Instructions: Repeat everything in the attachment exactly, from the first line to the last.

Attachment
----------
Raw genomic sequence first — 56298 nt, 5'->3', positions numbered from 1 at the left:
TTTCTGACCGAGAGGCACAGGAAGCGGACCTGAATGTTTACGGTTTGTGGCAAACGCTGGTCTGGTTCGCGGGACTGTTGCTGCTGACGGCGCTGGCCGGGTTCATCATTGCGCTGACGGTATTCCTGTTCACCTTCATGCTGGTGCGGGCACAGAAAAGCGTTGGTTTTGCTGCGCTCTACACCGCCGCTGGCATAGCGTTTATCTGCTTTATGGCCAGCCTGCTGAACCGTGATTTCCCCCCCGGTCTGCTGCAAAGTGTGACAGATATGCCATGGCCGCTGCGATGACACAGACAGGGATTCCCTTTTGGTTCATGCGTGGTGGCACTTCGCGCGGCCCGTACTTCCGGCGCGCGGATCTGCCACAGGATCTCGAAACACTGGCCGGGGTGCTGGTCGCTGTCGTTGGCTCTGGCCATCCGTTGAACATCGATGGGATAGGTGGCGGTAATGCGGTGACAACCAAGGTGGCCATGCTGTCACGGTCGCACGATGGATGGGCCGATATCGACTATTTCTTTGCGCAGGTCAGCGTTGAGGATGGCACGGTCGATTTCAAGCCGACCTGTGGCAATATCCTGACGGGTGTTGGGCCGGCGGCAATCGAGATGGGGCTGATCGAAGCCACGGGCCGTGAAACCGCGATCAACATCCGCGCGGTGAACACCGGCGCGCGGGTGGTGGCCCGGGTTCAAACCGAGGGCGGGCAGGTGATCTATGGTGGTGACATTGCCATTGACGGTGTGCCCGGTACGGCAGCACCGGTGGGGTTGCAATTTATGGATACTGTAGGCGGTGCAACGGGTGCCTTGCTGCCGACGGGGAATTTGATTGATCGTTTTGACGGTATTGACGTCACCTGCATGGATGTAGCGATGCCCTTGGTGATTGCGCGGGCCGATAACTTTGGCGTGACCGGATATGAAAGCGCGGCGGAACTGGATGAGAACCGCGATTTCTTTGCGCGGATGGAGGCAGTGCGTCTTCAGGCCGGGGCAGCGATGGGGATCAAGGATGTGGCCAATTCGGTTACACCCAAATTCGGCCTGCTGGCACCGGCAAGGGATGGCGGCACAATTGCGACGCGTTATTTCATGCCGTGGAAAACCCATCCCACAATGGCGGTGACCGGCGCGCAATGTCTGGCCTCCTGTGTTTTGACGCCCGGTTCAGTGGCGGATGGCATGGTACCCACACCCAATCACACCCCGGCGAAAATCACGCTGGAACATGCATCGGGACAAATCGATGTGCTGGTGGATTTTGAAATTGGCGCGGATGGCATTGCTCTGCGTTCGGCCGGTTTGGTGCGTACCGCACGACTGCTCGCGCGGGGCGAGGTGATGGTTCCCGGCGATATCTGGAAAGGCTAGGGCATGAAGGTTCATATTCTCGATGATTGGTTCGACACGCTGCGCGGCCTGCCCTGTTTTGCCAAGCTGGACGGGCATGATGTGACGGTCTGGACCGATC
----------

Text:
Raw genomic sequence first — 56298 nt, 5'->3', positions numbered from 1 at the left:
TTTCTGACCGAGAGGCACAGGAAGCGGACCTGAATGTTTACGGTTTGTGGCAAACGCTGGTCTGGTTCGCGGGACTGTTGCTGCTGACGGCGCTGGCCGGGTTCATCATTGCGCTGACGGTATTCCTGTTCACCTTCATGCTGGTGCGGGCACAGAAAAGCGTTGGTTTTGCTGCGCTCTACACCGCCGCTGGCATAGCGTTTATCTGCTTTATGGCCAGCCTGCTGAACCGTGATTTCCCCCCCGGTCTGCTGCAAAGTGTGACAGATATGCCATGGCCGCTGCGATGACACAGACAGGGATTCCCTTTTGGTTCATGCGTGGTGGCACTTCGCGCGGCCCGTACTTCCGGCGCGCGGATCTGCCACAGGATCTCGAAACACTGGCCGGGGTGCTGGTCGCTGTCGTTGGCTCTGGCCATCCGTTGAACATCGATGGGATAGGTGGCGGTAATGCGGTGACAACCAAGGTGGCCATGCTGTCACGGTCGCACGATGGATGGGCCGATATCGACTATTTCTTTGCGCAGGTCAGCGTTGAGGATGGCACGGTCGATTTCAAGCCGACCTGTGGCAATATCCTGACGGGTGTTGGGCCGGCGGCAATCGAGATGGGGCTGATCGAAGCCACGGGCCGTGAAACCGCGATCAACATCCGCGCGGTGAACACCGGCGCGCGGGTGGTGGCCCGGGTTCAAACCGAGGGCGGGCAGGTGATCTATGGTGGTGACATTGCCATTGACGGTGTGCCCGGTACGGCAGCACCGGTGGGGTTGCAATTTATGGATACTGTAGGCGGTGCAACGGGTGCCTTGCTGCCGACGGGGAATTTGATTGATCGTTTTGACGGTATTGACGTCACCTGCATGGATGTAGCGATGCCCTTGGTGATTGCGCGGGCCGATAACTTTGGCGTGACCGGATATGAAAGCGCGGCGGAACTGGATGAGAACCGCGATTTCTTTGCGCGGATGGAGGCAGTGCGTCTTCAGGCCGGGGCAGCGATGGGGATCAAGGATGTGGCCAATTCGGTTACACCCAAATTCGGCCTGCTGGCACCGGCAAGGGATGGCGGCACAATTGCGACGCGTTATTTCATGCCGTGGAAAACCCATCCCACAATGGCGGTGACCGGCGCGCAATGTCTGGCCTCCTGTGTTTTGACGCCCGGTTCAGTGGCGGATGGCATGGTACCCACACCCAATCACACCCCGGCGAAAATCACGCTGGAACATGCATCGGGACAAATCGATGTGCTGGTGGATTTTGAAATTGGCGCGGATGGCATTGCTCTGCGTTCGGCCGGTTTGGTGCGTACCGCACGACTGCTCGCGCGGGGCGAGGTGATGGTTCCCGGCGATATCTGGAAAGGCTAGGGCATGAAGGTTCATATTCTCGATGATTGGTTCGACACGCTGCGCGGCCTGCCCTGTTTTGCCAAGCTGGACGGGCATGATGTGACGGTCTGGACCGATC